Friday, October 05, 2007

Frank Marino and Mahogany Rush at Antones

Well I had made a mental note to try and catch Umphrey's McGhee at Stubbs, but didn't realize it conflicted with the Frank Marino show. Frank won because I already had the tickets.

I estimate that Antones was filled to 80% of the capacity last night, and started thinning out about 2 hours into the show. The average age of the crowd was about 44 years old. Nothing unexpected here.

Frank's band consisted of a rhythm guitarist (who played a Strat and also played Electric Violin), bassist and drummer. The show lasted a little over 3 hours, but I can honestly say that I would have been happy if he had stopped at the 2 hour mark.

There was nothing wrong with Frank's playing, he's very accomplished. He's an encyclopedia of 70's and 80's rock guitar technique. Basically, extended guitar soloing, over grooves. Honestly though, I found him repetitive after a while. Robert Fripp deliberately moves his students to NST, to avoid pattern playing (among other reasons), Marino's playing reminded me why this is.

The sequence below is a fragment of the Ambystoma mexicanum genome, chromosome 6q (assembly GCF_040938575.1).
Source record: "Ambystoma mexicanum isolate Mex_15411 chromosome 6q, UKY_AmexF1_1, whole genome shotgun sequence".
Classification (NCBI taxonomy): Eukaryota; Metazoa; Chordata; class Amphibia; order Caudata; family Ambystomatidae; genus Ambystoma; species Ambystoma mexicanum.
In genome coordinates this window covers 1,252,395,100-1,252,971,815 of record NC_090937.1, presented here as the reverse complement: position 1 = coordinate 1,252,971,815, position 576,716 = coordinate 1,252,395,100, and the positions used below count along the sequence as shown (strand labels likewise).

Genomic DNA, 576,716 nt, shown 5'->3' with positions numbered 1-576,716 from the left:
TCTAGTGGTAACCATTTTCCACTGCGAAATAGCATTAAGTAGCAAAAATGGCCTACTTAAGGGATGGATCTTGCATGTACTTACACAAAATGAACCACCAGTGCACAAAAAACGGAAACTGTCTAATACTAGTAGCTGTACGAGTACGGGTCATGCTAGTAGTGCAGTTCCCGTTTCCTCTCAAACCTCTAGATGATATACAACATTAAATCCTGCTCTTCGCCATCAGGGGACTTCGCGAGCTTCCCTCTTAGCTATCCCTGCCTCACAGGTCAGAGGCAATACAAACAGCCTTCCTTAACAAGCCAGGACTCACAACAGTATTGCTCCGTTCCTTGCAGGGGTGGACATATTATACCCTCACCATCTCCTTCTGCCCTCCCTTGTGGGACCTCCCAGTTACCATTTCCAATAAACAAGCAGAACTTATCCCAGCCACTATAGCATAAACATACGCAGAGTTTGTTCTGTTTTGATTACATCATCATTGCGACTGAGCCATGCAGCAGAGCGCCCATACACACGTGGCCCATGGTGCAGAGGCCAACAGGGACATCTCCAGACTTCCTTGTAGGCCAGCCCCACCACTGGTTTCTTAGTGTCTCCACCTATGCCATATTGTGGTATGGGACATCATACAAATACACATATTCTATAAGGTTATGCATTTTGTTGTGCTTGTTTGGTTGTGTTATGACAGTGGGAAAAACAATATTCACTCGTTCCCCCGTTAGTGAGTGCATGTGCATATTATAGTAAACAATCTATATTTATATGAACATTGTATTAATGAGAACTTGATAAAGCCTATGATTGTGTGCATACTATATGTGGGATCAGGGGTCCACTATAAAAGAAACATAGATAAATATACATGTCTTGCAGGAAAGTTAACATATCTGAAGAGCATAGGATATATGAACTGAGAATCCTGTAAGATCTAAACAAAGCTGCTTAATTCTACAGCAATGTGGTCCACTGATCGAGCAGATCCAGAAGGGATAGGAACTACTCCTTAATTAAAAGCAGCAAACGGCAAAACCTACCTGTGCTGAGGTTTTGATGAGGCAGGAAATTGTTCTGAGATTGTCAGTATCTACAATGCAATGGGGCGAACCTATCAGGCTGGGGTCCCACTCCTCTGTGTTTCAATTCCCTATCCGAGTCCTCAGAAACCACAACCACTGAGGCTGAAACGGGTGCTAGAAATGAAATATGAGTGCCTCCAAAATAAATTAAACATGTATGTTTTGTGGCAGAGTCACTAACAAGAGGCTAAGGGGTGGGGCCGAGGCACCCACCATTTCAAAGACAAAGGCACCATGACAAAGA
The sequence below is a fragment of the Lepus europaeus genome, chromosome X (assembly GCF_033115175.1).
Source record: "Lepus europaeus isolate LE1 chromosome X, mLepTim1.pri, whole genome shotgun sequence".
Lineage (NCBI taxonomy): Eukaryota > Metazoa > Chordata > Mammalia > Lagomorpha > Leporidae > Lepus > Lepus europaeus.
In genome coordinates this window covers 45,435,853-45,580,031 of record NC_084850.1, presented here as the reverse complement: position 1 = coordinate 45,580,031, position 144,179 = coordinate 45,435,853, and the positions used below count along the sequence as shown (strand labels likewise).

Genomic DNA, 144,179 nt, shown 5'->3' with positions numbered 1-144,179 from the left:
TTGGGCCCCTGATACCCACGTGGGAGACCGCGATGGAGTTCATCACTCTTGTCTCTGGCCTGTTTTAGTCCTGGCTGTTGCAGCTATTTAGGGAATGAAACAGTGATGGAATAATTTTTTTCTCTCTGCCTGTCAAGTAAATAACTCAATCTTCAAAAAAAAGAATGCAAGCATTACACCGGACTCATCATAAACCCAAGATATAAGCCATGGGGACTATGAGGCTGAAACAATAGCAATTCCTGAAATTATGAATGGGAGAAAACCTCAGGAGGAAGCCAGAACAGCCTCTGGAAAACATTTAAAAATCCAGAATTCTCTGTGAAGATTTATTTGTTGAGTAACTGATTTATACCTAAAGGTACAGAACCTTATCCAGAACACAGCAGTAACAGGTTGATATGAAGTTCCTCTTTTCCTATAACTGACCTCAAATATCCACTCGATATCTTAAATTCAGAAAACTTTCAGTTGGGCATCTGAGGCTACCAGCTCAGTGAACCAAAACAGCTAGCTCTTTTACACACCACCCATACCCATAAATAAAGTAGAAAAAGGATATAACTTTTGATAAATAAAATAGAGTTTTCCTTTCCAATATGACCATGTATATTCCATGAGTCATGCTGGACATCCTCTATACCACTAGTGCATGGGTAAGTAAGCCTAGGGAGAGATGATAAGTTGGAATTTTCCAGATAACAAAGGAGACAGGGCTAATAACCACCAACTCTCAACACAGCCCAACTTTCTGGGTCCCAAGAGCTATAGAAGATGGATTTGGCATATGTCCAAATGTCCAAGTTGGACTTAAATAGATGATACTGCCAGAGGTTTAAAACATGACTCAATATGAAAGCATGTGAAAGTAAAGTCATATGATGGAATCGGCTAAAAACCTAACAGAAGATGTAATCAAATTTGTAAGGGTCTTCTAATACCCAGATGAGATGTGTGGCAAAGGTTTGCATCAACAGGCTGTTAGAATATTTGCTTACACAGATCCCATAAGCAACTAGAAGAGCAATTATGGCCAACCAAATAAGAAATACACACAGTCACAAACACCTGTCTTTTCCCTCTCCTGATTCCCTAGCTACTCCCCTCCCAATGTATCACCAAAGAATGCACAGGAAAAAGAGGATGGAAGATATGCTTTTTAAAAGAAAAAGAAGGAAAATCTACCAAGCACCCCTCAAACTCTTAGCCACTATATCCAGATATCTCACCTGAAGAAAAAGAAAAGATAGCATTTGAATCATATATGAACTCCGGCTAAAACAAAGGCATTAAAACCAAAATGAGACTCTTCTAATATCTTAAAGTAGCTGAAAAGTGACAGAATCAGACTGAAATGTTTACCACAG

For most of the night, he played a Gibson SG and I estimate he sang on only 4 songs. He needed to sing more. He performs a lot of covers, of which I specifically remember Voodoo Child and Red House. He also did a somewhat interesting version of Amazing Grace (making the guitar actually sound like Bagpipes in spots). Surprisingly, he did not play Strange Dreams, which might have been interesting without a keyboard player.

All in all, a good show, but not great.

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